Code Capsules

A Better C

Chuck Allison


Chuck Allison is a regular columnist with CUJ and a Senior Software Engineer in the Information and Communication Systems Department of the Church of Jesus Christ of Latter Day Saints in Salt Lake City. He has a B.S. and M.S. in mathematics, has been programming since 1975, and has been teaching and developing in C since 1984. His current interest is object-oriented technology and education. He is a member of X3J16, the ANSI C++ Standards Committee. Chuck can be reached on the Internet at 72640.1507@compuserve.com.

Bjarne Stroustrup, the inventor of C++, has suggested three ways to look at C++:

1) as a better C

2) as a language that supports data abstraction, and

3) as an object-oriented programming language

Because C++ truly is all of these things, it is somewhat more complex than most popular programming languages, especially the other object-oriented ones. The proponents of SmallTalk, Eiffel and CLOS (object-oriented Common LISP) engage in much religious debate about purity, simplicity, and the "true" definition of the term "object-oriented." But C++ is in fact a multi-paradigm language — it supports the traditional procedural style of programming, like C and Pascal do; like Ada it supports data abstraction and generics (templates); and it supports inheritance and polymorphism, like all the other object-oriented languages. All this may make for somewhat of an impure programming language, but it also makes C++ the more practical choice for production programming. C++ unquestionably gives the best performance, functions well in mixed-language environments (not just with C, but with FORTRAN, COBOL, and other languages, as well), and does not require the enormous resources that Smalltalk, Eiffel and LISP do (the latter being environments, not just compile-and-link processes).

In this article I explore the non-object-oriented features of C++ that make it "a Better C." Remember, however, that C++ came about by adding classes to C — in other words, by adding data abstraction support to C. It is difficult to motivate some of the Better-C features without showing their class-based origins. I therefore use the class mechanism of C++ liberally.

The Type System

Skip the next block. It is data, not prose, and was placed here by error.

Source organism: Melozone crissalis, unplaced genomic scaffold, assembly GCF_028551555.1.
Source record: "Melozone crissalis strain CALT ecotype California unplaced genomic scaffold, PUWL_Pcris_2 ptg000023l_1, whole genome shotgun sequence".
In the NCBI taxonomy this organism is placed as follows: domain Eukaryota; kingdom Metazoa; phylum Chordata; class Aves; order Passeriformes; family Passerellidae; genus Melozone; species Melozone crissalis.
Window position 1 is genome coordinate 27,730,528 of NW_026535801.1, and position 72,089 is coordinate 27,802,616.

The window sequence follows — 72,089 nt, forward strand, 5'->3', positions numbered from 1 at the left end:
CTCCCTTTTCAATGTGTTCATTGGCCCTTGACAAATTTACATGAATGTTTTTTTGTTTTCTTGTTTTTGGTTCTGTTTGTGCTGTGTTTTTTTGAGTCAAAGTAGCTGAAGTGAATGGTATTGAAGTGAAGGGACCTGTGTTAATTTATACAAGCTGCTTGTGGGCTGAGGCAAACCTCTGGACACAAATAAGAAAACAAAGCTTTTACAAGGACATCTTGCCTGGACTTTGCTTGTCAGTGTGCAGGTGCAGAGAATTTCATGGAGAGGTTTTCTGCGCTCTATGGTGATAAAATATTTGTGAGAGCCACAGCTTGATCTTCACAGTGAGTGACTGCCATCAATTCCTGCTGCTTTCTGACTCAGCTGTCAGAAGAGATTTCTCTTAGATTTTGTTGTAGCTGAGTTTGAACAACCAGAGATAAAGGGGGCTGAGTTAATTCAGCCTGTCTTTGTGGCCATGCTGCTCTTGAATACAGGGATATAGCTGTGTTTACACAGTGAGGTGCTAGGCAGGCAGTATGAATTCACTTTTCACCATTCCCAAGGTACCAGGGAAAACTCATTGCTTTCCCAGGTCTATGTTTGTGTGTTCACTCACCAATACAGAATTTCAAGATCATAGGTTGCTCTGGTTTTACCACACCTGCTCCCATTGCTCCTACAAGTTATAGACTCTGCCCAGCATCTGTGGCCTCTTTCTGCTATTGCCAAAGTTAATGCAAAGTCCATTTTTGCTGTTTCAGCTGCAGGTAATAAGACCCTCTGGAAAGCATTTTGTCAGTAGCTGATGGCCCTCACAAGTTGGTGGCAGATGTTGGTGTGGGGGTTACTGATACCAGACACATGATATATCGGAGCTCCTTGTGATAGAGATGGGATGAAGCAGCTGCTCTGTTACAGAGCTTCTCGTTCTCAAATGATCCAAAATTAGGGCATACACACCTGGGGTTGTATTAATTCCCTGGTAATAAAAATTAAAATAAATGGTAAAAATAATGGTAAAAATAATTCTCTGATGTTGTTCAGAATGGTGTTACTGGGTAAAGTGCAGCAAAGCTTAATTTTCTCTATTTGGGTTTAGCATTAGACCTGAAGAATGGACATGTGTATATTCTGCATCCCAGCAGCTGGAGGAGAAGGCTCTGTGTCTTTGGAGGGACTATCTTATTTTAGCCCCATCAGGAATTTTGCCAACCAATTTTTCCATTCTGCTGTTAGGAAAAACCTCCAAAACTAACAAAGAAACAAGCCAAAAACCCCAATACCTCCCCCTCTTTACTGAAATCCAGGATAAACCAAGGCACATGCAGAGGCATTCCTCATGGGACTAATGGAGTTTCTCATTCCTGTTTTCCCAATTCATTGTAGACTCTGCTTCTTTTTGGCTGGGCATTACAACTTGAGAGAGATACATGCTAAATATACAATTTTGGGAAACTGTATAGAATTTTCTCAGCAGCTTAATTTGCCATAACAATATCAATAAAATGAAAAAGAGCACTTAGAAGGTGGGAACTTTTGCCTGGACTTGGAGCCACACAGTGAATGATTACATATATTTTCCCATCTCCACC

Perhaps the most important thing to understand about C++ is its devotion to type safety. The OO languages mentioned above are very weakly typed, if at all, because they perform error-checking mainly during execution. C++, on the other hand, requires you to declare the type of every variable, and the types of the parameters and the return types of every function. It fastidiously checks your usage of these objects at compile time. It is type safety, more than anything else, that makes C++ a Better C, and the most reasonable choice for most programming tasks.

Function Prototypes

ANSI-C-style function prototypes are not optional in C++. In fact, the prototype mechanism was invented for C++ before the ANSI C committee adopted it. You must either declare or fully define each function before its first use. The compiler will check each function invocation for the correct number and type of arguments. In addition, it will perform automatic conversions where they apply. The program in Listing 1 shows a common error that occurs in C when you don't use prototypes. The function dprint expects a double argument. Without knowing dprint's prototype, the compiler doesn't know that the call dprint(123) is an error. When you provide the prototype for dprint, the compiler automatically converts 123 to a double for you (see Listing 2) .

Since C++ allows types that you define to behave like built-in types, it allows implicit conversions for user-defined types as well. Since the constructor for struct A in Listing 3 expects a double argument, the compiler automatically converts the integer 1 to a double in the definition for a. The call f(2) generates the equivalent of the following actions:

1. convert 2 to a double

2. initialize a temporary A object with the value 2.0

3. pass that object to f

In other words, the compiler generates code equivalent to:

f(A(double(2)) );
Note C++'s function-style cast syntax. The expression

double(2)
is equivalent to

(double) 2
Only one implicit user-defined conversion is allowed in any expression, however. The program in Listing 4 requires you to provide a B object to initialize an A object. A B object in turn requires a double, because its only constructor is B::B(double). The expression

A a(1)
becomes:

A a(B(double(1)))
which has only one user-defined conversion. The expression f(3), however, is invalid, because it would require the compiler to provide two automatic user-defined conversions:

// Can't do both an A and a B
// conversion implicitly
f(A(B(double(3)))   // invalid